The edtech sector was ripe for a revolution long before the global pandemic forced parents to become teachers and schools to go virtual. This accelerated switch to online learning also prompted investors to fling money at edtech startups, with the expectation that the education sector will be permanently changed.

Education market researchers HolonIQ reported that edtech companies received $16.1 billion in venture capital in 2020. A recent survey from Brighteye Ventures, Europe’s biggest edtech VC firm, said that European edtech funding is set to surge from $711 million in 2020 to $1.8 billion in 2021.

As part of Tech.eu’s Crossing Borders series on international expansion, we spoke to three European edtech startups about their scale-up stories, how they weathered the pandemic year, and how it has shaped expansion plans looking ahead.

How to game the education landscape

Poland-based learning platform Brainly, for one, has seen its monthly user base surge to 350 million today, from 150 million in 2019. Brainly, which enables students and their parents to get help on study assignments, is available to people from 35 global markets, including the U.S., India, Indonesia, Brazil, and Russia.

Felix Ohswald, cofounder and CEO of GoStudent, said the pandemic was a mixed bag at the start. He said:

“On the teacher side, from one day to another we had 4 times more applications simply because a lot of young people were looking for remote jobs … and providing online teaching is a pretty attractive opportunity.”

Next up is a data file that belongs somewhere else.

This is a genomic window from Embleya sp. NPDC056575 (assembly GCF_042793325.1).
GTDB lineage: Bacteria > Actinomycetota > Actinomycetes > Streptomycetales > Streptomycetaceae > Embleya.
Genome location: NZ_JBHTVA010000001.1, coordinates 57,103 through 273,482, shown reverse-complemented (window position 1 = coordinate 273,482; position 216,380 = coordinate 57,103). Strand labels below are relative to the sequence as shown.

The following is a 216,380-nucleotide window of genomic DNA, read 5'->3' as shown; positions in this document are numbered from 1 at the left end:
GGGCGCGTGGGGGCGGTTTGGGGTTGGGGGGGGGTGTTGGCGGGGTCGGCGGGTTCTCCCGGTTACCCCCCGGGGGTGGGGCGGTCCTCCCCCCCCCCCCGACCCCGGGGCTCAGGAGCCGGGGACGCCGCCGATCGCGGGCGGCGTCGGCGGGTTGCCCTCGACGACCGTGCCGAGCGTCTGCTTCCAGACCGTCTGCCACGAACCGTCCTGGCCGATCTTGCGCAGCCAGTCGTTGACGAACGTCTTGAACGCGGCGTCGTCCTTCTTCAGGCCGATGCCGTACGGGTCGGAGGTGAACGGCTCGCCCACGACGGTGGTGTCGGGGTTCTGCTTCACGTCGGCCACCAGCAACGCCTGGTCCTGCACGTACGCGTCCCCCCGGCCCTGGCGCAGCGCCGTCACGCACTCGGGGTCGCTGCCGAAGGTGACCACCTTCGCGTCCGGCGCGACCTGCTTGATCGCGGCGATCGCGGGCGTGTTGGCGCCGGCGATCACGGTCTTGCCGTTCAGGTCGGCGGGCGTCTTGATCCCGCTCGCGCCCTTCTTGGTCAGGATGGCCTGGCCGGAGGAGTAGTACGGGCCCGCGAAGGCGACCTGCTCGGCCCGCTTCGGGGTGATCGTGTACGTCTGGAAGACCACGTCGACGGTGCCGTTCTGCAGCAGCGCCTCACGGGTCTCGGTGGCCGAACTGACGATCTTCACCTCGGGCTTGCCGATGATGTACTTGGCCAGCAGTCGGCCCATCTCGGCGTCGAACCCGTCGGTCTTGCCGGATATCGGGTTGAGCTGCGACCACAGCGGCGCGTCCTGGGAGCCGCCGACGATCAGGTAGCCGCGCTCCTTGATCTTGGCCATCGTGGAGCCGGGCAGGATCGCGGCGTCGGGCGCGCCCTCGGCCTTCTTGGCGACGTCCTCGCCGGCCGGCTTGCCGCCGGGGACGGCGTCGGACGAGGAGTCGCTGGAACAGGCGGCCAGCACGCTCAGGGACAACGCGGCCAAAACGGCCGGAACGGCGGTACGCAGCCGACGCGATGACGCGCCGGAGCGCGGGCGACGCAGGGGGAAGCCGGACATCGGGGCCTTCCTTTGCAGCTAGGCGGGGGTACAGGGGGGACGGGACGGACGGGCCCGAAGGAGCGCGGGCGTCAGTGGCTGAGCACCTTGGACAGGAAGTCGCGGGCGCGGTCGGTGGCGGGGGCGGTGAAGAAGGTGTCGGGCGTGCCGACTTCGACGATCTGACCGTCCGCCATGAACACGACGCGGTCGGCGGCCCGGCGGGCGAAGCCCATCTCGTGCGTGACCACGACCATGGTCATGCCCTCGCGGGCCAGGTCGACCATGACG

However, on the parent side, the team saw a decrease in search volume for tutoring services because there was less pressure in school and fewer regular exams, which in the end made it more expensive for the company to acquire new customers.

Post-pandemic edtech crunch

Vienna, Austria-headquartered GoStudent became Europe’s first edtech unicorn in June 2021, after raising a €205 million ($242.5 million) round that valued the company at €1.4 billion ($1.65 billion). The company is present in more than 15 countries and about to add Colombia, Chile, Mexico, Brazil, and Canada in the coming months, as part of its stated ambition to become the world’s No. 1 online school.

Building edtech into the curriculum

As a campus-based business, Ironhack expanded based on factors like the cost of renting teaching space, cost of living in the city, ease of hiring teachers and program managers, and the number of competitors. The competition and astronomical cost of space and living ruled out London, Baqués says.

The Ironhack playbook for assessing potential new markets includes analysis of demand for the types of job positions their graduates are being trained for, including projections on how many web developers, UX designers, and data analysts different cities will likely need in the coming years.

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